I Dropped Out of my Year Abroad by Charlotte West

Failure and Fate During my Placement Hunt

My plans for my sandwich year have changed a lot since starting my degree. From spending time abroad, to work placements, to deferring – I went through every option possible, each one seeming to lead to a dead end. I felt lost and my anxiety skyrocketed at the uncertainty at what I was supposed to do with over 12 months of my life post-June 2019. It seemed to be a gaping void that was ready to suck me in and swallow me whole.

I think second year of the University at Surrey is like that for a lot of us – at least it seemed to be that way on my English Literature course. Almost all of my class-mates contemplated studying abroad as ‘easier’ than finding a placement, with employers just seeming to strike us all with ‘no’ after ‘no’; it was exhausting and demoralising to say the least. At a university which prides itself in promoting their infamous ‘placement year’ with all their exciting contacts, it really was disappointing to realise just how much you had to do on your own, praying that the jobs would be paid, commutable or even worth it.

I knew I couldn’t go straight into final year, I wasn’t ready and hardly any of my friends were doing it. During the Easter holidays when I was feeling particularly disheartened, I turned to my Mum and admitted that I wished I had just applied to study abroad – I could have turned it down if I wanted, but at least I’d have had an option. That’s what it felt like: my future was not in my power, it was down to some big bosses in swanky offices relishing the opportunity to shatter some naïve student dreams.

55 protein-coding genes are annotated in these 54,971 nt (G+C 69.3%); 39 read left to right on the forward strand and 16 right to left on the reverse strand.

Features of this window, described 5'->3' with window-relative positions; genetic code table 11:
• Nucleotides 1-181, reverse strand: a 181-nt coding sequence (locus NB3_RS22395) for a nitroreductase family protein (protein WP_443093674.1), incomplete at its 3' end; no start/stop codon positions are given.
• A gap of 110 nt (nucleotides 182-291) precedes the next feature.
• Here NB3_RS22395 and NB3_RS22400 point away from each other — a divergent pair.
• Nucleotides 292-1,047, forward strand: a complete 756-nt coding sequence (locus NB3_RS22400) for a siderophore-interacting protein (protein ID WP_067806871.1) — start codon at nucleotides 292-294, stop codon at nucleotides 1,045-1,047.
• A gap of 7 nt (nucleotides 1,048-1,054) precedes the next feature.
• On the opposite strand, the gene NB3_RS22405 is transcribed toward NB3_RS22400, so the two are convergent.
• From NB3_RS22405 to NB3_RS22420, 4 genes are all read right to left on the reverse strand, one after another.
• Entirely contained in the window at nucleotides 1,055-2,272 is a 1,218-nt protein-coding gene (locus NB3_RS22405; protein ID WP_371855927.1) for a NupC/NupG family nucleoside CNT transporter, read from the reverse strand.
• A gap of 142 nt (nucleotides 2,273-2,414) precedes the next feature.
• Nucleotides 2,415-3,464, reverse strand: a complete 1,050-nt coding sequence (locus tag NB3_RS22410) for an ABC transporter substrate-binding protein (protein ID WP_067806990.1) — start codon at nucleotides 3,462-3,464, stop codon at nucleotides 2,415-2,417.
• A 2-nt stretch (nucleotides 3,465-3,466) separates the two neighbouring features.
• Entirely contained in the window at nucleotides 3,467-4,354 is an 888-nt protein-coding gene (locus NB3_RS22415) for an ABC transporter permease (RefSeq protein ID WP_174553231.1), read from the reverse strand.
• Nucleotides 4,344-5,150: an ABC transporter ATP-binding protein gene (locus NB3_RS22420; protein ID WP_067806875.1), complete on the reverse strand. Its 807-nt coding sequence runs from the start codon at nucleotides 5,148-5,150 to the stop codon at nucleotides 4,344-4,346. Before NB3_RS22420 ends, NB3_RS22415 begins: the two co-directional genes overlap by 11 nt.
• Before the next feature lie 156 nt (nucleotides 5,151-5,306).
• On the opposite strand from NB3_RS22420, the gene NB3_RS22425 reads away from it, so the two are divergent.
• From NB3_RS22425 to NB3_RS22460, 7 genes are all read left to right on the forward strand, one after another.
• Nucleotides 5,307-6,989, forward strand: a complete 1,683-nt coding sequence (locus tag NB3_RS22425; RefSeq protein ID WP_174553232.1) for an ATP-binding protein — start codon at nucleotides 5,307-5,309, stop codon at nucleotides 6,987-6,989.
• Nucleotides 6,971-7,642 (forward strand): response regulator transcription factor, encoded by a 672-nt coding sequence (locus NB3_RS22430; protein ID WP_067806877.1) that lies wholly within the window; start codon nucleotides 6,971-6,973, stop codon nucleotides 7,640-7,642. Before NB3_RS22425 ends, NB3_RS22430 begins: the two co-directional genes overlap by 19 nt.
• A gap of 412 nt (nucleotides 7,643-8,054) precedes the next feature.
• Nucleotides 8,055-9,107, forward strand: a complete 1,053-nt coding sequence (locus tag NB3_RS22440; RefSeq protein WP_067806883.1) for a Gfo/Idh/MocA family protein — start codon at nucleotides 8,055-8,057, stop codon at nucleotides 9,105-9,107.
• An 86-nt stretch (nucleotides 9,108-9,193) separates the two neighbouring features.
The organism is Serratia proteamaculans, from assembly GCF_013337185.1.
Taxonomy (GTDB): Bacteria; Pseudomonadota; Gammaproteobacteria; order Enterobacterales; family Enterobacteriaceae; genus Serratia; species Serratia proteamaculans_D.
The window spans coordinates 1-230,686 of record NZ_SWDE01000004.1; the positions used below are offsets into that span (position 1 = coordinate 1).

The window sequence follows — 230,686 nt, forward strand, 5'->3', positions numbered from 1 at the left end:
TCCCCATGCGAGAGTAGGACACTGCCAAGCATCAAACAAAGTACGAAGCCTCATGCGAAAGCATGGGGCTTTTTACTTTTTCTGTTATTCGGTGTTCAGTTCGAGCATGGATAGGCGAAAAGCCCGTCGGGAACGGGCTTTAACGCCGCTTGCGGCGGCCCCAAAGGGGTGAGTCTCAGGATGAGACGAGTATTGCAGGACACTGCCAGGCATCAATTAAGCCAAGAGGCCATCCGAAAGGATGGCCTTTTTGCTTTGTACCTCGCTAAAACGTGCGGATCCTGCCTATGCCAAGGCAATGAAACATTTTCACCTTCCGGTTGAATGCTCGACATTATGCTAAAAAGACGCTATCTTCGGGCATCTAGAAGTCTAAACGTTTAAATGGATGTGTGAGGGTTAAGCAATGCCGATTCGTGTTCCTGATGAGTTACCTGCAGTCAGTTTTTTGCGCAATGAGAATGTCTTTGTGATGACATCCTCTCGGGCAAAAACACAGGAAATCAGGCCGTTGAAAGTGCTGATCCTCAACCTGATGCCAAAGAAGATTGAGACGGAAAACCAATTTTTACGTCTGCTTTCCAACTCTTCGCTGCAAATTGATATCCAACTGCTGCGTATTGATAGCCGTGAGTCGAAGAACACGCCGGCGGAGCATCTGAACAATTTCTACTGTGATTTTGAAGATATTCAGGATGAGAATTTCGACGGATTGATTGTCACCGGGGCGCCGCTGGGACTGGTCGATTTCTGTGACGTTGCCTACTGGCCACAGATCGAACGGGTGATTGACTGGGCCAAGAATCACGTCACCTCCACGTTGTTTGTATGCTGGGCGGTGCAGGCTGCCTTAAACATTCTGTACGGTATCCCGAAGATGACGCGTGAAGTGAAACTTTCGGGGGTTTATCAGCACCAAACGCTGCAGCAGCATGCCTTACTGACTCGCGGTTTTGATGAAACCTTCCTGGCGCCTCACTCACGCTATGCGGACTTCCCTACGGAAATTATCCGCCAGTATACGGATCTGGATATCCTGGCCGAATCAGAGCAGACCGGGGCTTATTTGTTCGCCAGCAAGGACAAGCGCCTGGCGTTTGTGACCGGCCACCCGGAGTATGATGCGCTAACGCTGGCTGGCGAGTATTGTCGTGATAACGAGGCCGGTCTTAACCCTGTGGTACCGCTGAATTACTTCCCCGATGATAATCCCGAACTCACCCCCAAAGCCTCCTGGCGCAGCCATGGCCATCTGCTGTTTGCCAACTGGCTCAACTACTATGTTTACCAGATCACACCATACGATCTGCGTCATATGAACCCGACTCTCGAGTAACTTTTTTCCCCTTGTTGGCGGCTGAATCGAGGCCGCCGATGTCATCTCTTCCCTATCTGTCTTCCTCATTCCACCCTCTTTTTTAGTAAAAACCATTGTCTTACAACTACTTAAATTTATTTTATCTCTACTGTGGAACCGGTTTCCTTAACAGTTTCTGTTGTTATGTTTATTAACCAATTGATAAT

Two days later I got an email from the Global Engagements Office. It said they still had a place on the English course at Stockholm University in Sweden.

I was overjoyed. It felt too good to be true. My wish had been granted and I was so quick to define it as a ‘miracle’. I watched as my previous worries gradually lifted from my shoulders and drifted off into the wind.

I don’t like to think of myself as ‘fortune’s fool’, like Romeo is depicted in Shakespeare’s famous play. I try not to sit back and hope that the universe will bring health, wealth and happiness into my lap with no grafting done on my behalf. But also, there have been moments when the timing of events is too perfect for it to be shrugged off as merely a coincidence.